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What are delegates discussing at COP27? How far has the world come in tackling climate change and what are the challenges ahead?
Last week, the 27th session of the Conference of the Parties (COP27) was held in Sharm-El-Sheik in Egypt. The delegates had gathered to discuss ways of mitigating environmental degradation and stopping a climate catastrophe from taking place. Delegates from 197 countries, all of whom are a part of the Paris Climate Accord, are now meeting to find a solution that will aim to stop global temperatures from reaching a temperature that is 2 degrees Celsius higher than the long-term average temperature between 1951 and 1980. The global mean surface air temperature for that period was 14°C.The planet is on track to heat up between 2.1 degrees Celsius and 2.9 degrees Celsius by 2100, which is lower than the pre-Paris Accord projection of 4 degrees Celsius. However, this is enough to cause and worsen the extreme weather events we are seeing today.
United Nations Secretary General António Guterres opened the meeting with a hard-hitting speech. “Humanity has a choice: cooperate or perish,” he said. As several regions of the world face regular extreme weather events, it is clear that climate change is here. As a result, the goals and vision of COP27 are the following: mitigation, adaptation, finance and collaboration.
Mitigation aims to keep global temperatures below at least the 2 degree Celsius threshold. However, according to the UN’s 2022 Emissions Gap Report, despite making bold promises to “strengthen Nationally Determined Contributions (NDCs) and some updates from nations,” the progress seen since COP26 has been “woefully inadequate.” NDCs are a crucial part of the Paris Accord. They are essentially domestic action plans on climate mitigation that each party prepares, communicates and maintains, post 2020.
The data show that the current pledges made would reduce CO2 emissions by just 0.5 gigatonnes–less than 1% of what is predicted for 2030. To meet the COP goal, countries will have to increase their unconditional and conditional (needing external assistance) NDCs by 5% and 10%, respectively. If this doesn’t happen, the report’s findings say that global temperatures will increase by 2.7 degrees Celsius by 2100.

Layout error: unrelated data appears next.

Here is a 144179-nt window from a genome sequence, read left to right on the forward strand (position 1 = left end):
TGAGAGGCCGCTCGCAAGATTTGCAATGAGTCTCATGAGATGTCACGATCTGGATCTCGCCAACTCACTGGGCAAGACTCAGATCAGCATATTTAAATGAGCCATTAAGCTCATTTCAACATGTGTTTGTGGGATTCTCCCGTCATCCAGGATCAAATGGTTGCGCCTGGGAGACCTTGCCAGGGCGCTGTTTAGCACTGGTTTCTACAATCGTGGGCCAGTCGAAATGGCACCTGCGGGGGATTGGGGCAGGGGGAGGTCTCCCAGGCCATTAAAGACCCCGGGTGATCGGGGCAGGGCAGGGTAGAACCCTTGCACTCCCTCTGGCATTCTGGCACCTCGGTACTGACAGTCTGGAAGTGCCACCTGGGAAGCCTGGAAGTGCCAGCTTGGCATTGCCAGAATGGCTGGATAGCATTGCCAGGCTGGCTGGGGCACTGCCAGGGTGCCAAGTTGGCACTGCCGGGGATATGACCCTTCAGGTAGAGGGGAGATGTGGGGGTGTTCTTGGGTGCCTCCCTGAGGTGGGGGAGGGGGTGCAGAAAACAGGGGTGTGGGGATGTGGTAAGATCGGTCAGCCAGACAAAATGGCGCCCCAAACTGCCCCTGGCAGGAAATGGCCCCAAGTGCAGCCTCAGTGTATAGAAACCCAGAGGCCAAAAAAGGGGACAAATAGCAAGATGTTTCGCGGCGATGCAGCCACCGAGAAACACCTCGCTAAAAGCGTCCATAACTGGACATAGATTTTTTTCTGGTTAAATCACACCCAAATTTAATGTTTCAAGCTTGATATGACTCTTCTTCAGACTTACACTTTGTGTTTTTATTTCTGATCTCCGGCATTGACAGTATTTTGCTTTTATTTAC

Graph on emissions and warming projections
The graph above from Climate Action Tracker helps to understand how various emissions-reducing projections will play out. Between 1990 and 2020, global greenhouse gas emissions rose by 14 GtCO2e (gigatonnes of CO2 equivalent). If the policies that leaders have currently put in place continue, Earth will be on track to warm by about 2.7 degrees Celsius, which is far from the Paris Accord’s target. If we remove the policies and just look at NDC 2030 targets, temperatures will rise by 2.4 degrees Celsius. More stringent and long-term pledges could lead to a rise of just 2 degrees Celsius. And if net-zero targets are met, the possibility of keeping global warming below the 2 degree Celsius-mark could become real.
Unfortunately, we don’t have to wait until 2030 to see the impacts of a warming planet. In fact, according to a report by the Centre for Science and Environment, India saw extreme weather events on 88% of the days in the first nine months of this year. These disasters, which have become more frequent and far more intense than they were earlier, killed 2,755 people and destroyed acres of crops and thousands of homes.
At COP26, over $350 million was pledged to the Adaptation Fund, and over $600 million was pledged to the Least Developed Countries Fund, to help those nations face the impacts of climate change. However, these efforts must also be backed with political will – one of the goals of COP27. The evidence clearly shows that countries that have a far smaller carbon footprint are facing the worst consequences of climate change.